Making portraits for a few dollars exploited my natural talent for the human face and left days free to paint in my tiny studio in the building now known as Columbus Tower and permitted the extended study of a model who was paying to sit. Eventually, my eye's honing was such that I would find myself going deeper and deeper into the study of a face, taking a lot more time than I was being paid for, into hours. But I was looking closely at reality. Thinking back on it I know that drawing is, as well as a training exercise of the 'pitching arm', a permanent record on the artist's brain of the experience of looking and seeing. Recording, stroke by stroke a world that can be referenced, throughout the brain, it trains itself to notice all of reality at a glance; and from that habit, ability to see and instantly record imaginings and visions, all their details without having drawn them.

Clay Shaw who'd loaned me John Rewald's Study of Impressionism, now puts John Rewald's critical biography of Cezanne in my hands. It was an opening to several practices of my life that have remained with me. The first and most important was to affirm my own habit of working the surface all over, but to refine it with architectonics. And, I had watched my eye come to see more and more in prolonged study of the human face, and the world. Oh, for those times one could decide to see nothing but ears for the day. Or the outer fold of an eyelid. On other days, nothing but cobalt blue or mixing in one's mind, pigments to replicate what one is seeing in nature or in town.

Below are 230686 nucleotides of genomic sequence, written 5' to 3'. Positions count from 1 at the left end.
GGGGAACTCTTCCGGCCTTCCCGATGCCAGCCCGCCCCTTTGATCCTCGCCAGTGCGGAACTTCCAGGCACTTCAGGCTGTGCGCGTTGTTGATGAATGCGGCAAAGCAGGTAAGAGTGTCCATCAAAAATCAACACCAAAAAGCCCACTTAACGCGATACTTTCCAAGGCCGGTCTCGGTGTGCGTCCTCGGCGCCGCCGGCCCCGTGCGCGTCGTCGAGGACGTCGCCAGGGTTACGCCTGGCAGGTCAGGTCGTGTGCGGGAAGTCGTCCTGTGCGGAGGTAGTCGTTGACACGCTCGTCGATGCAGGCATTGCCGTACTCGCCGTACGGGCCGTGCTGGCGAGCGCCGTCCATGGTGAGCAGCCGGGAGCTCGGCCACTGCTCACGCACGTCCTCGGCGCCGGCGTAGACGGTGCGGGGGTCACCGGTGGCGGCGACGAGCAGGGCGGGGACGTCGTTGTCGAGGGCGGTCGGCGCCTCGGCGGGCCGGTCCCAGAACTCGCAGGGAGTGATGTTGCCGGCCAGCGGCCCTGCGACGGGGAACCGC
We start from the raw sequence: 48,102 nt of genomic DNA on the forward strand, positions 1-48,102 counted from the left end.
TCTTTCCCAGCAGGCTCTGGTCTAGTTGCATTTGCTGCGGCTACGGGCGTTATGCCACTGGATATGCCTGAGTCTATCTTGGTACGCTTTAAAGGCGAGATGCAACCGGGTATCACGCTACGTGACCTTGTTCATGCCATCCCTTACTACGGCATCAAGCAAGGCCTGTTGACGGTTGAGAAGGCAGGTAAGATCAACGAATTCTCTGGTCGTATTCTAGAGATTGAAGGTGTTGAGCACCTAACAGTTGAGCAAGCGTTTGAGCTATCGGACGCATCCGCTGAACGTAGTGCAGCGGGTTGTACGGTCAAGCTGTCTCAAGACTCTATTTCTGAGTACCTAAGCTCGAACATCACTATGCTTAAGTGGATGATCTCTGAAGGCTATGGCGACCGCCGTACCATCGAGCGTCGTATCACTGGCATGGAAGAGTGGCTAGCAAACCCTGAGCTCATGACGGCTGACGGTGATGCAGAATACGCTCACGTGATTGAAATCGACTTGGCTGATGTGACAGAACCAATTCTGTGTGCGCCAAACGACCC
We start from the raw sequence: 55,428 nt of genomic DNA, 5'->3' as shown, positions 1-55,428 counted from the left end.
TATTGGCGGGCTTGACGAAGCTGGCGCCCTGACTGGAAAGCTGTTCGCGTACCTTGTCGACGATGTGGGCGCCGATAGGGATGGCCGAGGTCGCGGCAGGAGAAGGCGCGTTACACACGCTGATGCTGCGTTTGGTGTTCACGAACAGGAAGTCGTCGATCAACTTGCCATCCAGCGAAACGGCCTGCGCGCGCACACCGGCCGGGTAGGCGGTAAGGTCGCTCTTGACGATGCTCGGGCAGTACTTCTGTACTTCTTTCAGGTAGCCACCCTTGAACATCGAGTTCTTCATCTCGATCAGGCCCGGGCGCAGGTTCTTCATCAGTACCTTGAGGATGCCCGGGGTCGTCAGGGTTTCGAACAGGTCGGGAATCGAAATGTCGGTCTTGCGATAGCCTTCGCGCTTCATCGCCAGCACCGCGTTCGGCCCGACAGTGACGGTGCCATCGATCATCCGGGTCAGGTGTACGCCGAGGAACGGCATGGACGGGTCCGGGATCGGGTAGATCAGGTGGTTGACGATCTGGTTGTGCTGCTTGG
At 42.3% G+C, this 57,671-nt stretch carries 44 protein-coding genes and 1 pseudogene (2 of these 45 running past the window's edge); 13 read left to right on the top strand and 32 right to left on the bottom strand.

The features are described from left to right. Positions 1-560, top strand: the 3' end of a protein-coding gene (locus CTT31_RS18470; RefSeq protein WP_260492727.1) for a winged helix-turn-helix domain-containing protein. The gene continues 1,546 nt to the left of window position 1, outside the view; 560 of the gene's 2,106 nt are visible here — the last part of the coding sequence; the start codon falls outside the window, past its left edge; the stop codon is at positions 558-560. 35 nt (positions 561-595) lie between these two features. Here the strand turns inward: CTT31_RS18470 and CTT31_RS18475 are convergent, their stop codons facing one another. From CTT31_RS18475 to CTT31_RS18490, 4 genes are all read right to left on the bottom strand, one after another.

Initiating a drawing with blue was another of the insights that came from Papa Cezanne, to see light embodied in that narrowest of the color bands of the spectrum and match that luminosity throughout the work.